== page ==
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Bulletin of the John Rylands Library
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The material and visual culture of the Stuart Courts, 1589–1619
Author: Jemma Field

This book analyses Anna of Denmark’s material and visual patronage at the Stuart courts, examining her engagement with a wide array of expressive media including architecture, garden design, painting, music, dress, and jewellery. Encompassing Anna’s time in Denmark, England, and Scotland, it establishes patterns of interest and influence in her agency, while furthering our knowledge of Baltic-British transfer in the early modern period. Substantial archival work has facilitated a formative re-conceptualisation of James and Anna’s relationship, extended our knowledge of the constituents of consortship in the period, and has uncovered evidence to challenge the view that Anna followed the cultural accomplishments of her son, Prince Henry. This book reclaims Anna of Denmark as the influential and culturally active royal woman that her contemporaries knew. Combining politics, culture, and religion across the courts of Denmark, Scotland, and England, it enriches our understanding of royal women’s roles in early modern patriarchal societies and their impact on the development of cultural modes and fashions. This book will be of interest to upper level undergraduate and postgraduate students taking courses on early modern Europe in the disciplines of Art and Architectural History, English Literature, Theatre Studies, History, and Gender Studies. It will also attract a wide range of academics working on early modern material and visual culture, and female patronage, while members of the public who enjoy the history of courts and the British royals will also find it distinctively appealing.

Ekphrasis and historical materiality in Shakespeare’s The Rape of Lucrece
Rachel Eisendrath

, Archaeologies of English Renaissance Literature (Oxford: Oxford University Press, 2007), and Angus Vine, In Defiance of Time: Antiquarian Writing in Early Modern England (Oxford: Oxford University Press, 2010).  8 Catherine Belsey, ‘Invocation of the Visual Image: Ekphrasis in Lucrece and Beyond’, Shakespeare Quarterly, 63 (2012), 175–98 (p. 196).  9 Greene describes an unrequited desire in the Renaissance for the ancient world, a desire that was like an ‘incomplete embrace’ (The Light in Troy, p. 43). 10 Valentine Cunningham, ‘Why Ekphrasis?’, Classical Philology, 102

in Ekphrastic encounters
Ekphrastic encounters in Kyd’s The Spanish Tragedy
Richard Meek

2 ‘Fabulously counterfeit’: ekphrastic encounters in Kyd’s The Spanish Tragedy Richard Meek One of the more explicit references to the paragone in Renaissance literature appears in Shakespeare’s Sonnet 16. Like several of the poems in the sequence, Sonnet 16 self-consciously reflects upon the speaker’s attempts to represent the friend in verse, or what the poet playfully refers to as his ‘barren rhyme’.1 But this particular sonnet also sets up a further comparison between poetry and the visual arts. The speaker proposes that the friend’s living offspring will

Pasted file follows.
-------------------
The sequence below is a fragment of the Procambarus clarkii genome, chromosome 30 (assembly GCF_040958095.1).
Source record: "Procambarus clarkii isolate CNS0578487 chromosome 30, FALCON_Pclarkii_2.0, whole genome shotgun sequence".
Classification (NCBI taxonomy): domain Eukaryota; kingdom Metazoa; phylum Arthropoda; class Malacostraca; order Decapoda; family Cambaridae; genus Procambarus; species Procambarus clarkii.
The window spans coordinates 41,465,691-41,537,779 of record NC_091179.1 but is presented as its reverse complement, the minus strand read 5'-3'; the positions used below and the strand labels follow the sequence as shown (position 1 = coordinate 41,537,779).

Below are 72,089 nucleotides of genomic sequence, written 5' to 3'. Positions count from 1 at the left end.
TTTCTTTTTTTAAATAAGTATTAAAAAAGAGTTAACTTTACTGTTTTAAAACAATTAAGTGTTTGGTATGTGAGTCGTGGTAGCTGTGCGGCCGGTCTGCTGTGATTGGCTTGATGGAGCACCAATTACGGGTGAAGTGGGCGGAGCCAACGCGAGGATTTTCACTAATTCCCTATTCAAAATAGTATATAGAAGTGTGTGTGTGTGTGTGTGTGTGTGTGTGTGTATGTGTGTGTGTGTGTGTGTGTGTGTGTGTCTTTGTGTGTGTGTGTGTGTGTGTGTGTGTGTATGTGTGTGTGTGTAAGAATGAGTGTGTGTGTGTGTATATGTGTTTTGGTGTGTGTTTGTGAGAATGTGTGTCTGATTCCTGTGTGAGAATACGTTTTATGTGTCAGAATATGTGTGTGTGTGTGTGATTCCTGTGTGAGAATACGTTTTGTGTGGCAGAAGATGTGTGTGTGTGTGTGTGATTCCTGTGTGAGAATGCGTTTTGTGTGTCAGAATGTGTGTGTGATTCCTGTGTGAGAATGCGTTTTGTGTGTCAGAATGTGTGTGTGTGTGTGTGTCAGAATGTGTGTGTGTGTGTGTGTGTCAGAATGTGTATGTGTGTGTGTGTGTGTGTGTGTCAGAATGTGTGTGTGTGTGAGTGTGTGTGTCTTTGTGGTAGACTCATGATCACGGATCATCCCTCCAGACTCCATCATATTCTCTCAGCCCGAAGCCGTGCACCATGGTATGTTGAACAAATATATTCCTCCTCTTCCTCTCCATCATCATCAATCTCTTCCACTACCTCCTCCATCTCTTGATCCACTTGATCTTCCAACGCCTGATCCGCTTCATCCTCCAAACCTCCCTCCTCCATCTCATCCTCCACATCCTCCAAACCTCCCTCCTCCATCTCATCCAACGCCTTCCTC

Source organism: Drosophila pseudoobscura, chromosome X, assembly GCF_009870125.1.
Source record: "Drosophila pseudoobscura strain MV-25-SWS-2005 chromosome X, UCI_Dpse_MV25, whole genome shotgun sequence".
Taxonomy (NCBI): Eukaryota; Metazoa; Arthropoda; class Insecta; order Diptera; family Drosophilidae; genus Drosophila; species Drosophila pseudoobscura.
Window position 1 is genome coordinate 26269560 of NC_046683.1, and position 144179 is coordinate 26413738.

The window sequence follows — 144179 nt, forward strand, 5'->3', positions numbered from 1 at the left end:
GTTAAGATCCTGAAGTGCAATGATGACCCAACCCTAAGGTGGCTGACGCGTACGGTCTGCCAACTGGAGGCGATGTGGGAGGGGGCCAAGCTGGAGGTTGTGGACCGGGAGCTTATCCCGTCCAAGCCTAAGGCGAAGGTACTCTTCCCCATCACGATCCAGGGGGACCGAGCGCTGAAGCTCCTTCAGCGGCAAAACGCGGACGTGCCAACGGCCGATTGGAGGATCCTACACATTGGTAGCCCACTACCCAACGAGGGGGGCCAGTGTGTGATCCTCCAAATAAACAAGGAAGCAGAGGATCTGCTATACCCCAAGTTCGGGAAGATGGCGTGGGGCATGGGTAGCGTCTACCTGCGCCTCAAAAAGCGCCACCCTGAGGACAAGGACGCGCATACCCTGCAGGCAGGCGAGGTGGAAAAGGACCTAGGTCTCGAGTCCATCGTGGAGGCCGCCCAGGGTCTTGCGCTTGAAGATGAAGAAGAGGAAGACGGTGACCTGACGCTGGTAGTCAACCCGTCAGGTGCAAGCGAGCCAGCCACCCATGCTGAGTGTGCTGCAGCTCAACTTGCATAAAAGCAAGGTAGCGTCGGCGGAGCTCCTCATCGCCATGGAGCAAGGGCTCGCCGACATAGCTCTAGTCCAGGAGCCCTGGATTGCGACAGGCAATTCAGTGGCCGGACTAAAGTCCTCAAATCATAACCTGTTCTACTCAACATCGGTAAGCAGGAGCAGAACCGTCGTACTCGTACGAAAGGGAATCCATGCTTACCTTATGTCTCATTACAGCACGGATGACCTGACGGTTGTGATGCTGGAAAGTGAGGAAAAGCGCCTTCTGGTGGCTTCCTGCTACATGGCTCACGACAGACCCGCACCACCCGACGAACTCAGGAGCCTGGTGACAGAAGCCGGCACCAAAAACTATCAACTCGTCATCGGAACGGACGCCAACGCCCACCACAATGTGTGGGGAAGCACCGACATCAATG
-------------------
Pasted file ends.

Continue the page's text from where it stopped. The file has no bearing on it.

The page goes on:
in Ekphrastic encounters
Kimberley Skelton

Continental accounts of architecture because of the new proliferation of translations, and who readjusted continuously when speaking and hearing the words of their discussions. Notes 1 Lawrence Stone, The Crisis of the Aristocracy 1558–1641 (Oxford: Oxford University Press, 1967), pp. 41–2, 45–6, 51. 2 J. F. R. Day, ‘Primers of Honor: Heraldry, Heraldry Books, and English Renaissance Literature’, Sixteenth-Century Journal 21:1 (Spring 1990), 94–6. 3 On these volumes, see Day, ‘Primers of Honor’, 93–103. 4 John Guillim, A Display of Heraldrie: Manifesting a More Easie

in The paradox of body, building and motion in seventeenth-century England
Jemma Field

/13. Strong, Renaissance Garden, 97; Henderson, Tudor House and Garden, 101, 103; Morgan, Nature as Model, 115–119. Quoted in Strong, Renaissance Garden, 90–91. De Caus later published a design – in Les Raisons des forces Mouvantes (Frankfurt, 1615) – for a Parnassus that is almost identical to that described by Neumayr. Morgan, Nature as Model, 120–121. For an examination of the role and place that mechanical and magical effects held in the contemporary literary world see the essays in W. B. Hyman (ed.), The Automaton in English Renaissance Literature (Farnham, 2011

in Anna of Denmark